Within a day’s drive of Tupelo are some of the Southeast’s greatest travel destinations. Tupelo residents can choose from big cities like Nashville and Atlanta to the food culture of New Orleans, the Gulf Coast and the Smoky Mountains —and all the Florence, Memphis and Birmingham day trips in between. All those options can obscure the fact that tens of thousands of people travel from all over the world to experience Tupelo’s historical heritage.
“We all tend to want to go other places for leisurely activity, but we’re so blessed here in Tupelo with so many things people travel around the world to do,” said Jessica Hollinger, of the Downtown Tupelo Main Street Association and Tupelo Farmer’s Depot. “It becomes a true community event when we engage with each other, and the more time and energy we spend here at home, the better home gets.”
Lee County’s tourism industry generated $245 million from visitors in 2013 while employing 3,750 workers, according to a study from the Mississippi Development Authority. These numbers show Tupelo, and it’s surrounding municipalities, have a lot to offer.
What are Tupelo’s most popular and locally overlooked destinations? The Elvis Birthplace and Museum attracts around 80,000 visitors each year, almost half of those who travel internationally to get to Tupelo. Of those, one percent is made up of hometown visitors.
“The fact that Elvis was a hometown boy means a lot to me and many other people in Tupelo,” said Dick Guyton, executive director of the Elvis Presley Memorial Foundation. “His story tells any of us that with desire and skill, we can accomplish anything.”
Guyton said anyone looking for a relaxing staycation can call ahead and get a personal tour of the museum that tells the story of Elvis as a boy and the city where he grew up. The surrounding park features the tiny, two-bedroom home where Elvis was born, a beautiful campus in the heart of Elvis’s boyhood neighborhood, an interactive church service in the same church where Elvis learned to sing.
The museum, which is always adding new experiences, recently revealed a two-part statue of Elvis the boy dreaming in the shadow of Elvis the legend. The statues top the hill where Elvis was known to go and dream about his future.
After a visit to the museum, residents can find a guided driving tour that points out the historical significance of everyday landmarks through the eyes of Elvis — like Milam Elementary School, where Elvis attended Junior High School and performed for his classmates, or Johnnie’s Drive-In, where Elvis hung out and worked.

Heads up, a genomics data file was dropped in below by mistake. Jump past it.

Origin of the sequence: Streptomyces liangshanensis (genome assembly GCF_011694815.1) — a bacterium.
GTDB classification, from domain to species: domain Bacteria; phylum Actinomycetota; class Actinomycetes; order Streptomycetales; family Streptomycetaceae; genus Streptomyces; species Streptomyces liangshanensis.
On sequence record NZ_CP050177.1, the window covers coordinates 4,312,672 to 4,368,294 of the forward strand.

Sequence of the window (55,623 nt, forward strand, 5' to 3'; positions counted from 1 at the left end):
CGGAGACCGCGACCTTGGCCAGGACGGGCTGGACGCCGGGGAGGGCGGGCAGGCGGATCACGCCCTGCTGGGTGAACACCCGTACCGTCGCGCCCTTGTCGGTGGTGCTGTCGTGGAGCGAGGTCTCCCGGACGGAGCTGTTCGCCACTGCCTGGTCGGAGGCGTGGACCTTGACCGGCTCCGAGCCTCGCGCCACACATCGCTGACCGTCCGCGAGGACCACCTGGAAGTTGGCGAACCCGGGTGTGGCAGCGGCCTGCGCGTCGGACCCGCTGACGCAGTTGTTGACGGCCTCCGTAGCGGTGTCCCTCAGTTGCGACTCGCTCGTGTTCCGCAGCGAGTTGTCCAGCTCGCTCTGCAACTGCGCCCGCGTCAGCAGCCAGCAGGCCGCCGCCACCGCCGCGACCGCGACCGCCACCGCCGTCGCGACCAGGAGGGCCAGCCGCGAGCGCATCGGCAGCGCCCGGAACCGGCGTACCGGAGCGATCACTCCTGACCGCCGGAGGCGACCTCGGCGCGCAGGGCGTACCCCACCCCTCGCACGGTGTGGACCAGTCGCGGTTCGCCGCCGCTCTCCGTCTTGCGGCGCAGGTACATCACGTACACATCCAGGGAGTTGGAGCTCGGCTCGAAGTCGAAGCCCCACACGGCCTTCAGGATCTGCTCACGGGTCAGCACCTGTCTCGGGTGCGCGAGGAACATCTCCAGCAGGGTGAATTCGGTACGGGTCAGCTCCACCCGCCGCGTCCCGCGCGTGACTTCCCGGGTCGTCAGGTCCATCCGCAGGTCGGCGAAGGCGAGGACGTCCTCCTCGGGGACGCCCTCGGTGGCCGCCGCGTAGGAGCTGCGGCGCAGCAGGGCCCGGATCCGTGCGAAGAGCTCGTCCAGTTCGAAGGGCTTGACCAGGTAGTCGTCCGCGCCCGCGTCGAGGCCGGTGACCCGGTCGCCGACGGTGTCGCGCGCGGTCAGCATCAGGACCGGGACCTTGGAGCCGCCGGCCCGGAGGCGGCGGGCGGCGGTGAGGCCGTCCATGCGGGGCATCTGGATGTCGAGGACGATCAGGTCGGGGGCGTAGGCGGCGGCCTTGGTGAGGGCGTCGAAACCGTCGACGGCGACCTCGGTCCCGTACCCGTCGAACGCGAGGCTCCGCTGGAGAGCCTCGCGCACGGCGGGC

A trip to Tupelo Hardware in the heart of Tupelo’s growing downtown will put staycationers in front of the very shop counter where Elvis purchased his first guitar.
George Booth, the great-grandson of the founder of Tupelo Hardware Store, is an ambassador on the city’s tourism website but said he can be just as bad about working and going straight home.
“Most days I just want to get home and hang out there and work on my house,” he said. “But sadly, there are essential Tupelo experiences that I haven’t even seen. Most of my friends in Tupelo could make a recommendation to a tourist for a place to visit or eat, but a lot of us don’t have a personal experience to share about that place.”
When he can convince himself to get out instead of piddling around his house, Booth said he likes to play disc golf at one of the many parks, spend time on the Natchez Trace or take visiting friends to the Elvis Birthplace and the Blue Canoe.
Elvis isn’t Tupelo’s only national sensation. A recent survey and online poll by the website Thrillist named Neon Pig’s Smash Burger the best burger in America.
Chef, butcher and owner of Neon Pig and Kermit’s Outlaw Kitchen, Mitch McCamey said Tupelo is in a unique position in America’s farm-to-table food culture.
“We have so many farms around us that we get the best ingredients in the world,” he said. “And it’s special because of the struggle of it. In New York it’s a trend, but here everyone knows a good tomato, everyone has a garden and everyone is a cook.”
Many of the ingredients McCamey and other Tupelo restaurateurs use can be purchased at the Tupelo Farmer’s Depot downtown Thursday and Saturday mornings or Tuesday afternoons.
He said traveling Tupelo is fun for him because when he worked in big-city kitchens or travels to study other restaurants the speed is hectic, “People here are open minded, and the speed is just slower. In most cities, we would turn the K.O.K. dining room over four times. We only do it twice. People would rather move around the restaurant and talk to everyone they know than rush through a meal.”
When McCamey is tired of eating his own food, he grabs lunch at Café 212, where he says owners Jason and Amanda Hayden have mastered their sandwich craft at the same level as any award-winning classical French restaurant in New York, or Blue Canoe, where he recommends pairing the great bar food with live music.
“Tupelo is a very smart and well-traveled town,” McCamey said. “It’s just as important to be well traveled at home so you can build community and generate energy. We have a responsibility, especially as the younger generation, to grow our tradition while evolving. You’ve got to get out in your hometown.”
Photos by Thomas Wells, Adam Robison and Lauren Wood // Story by JB Clark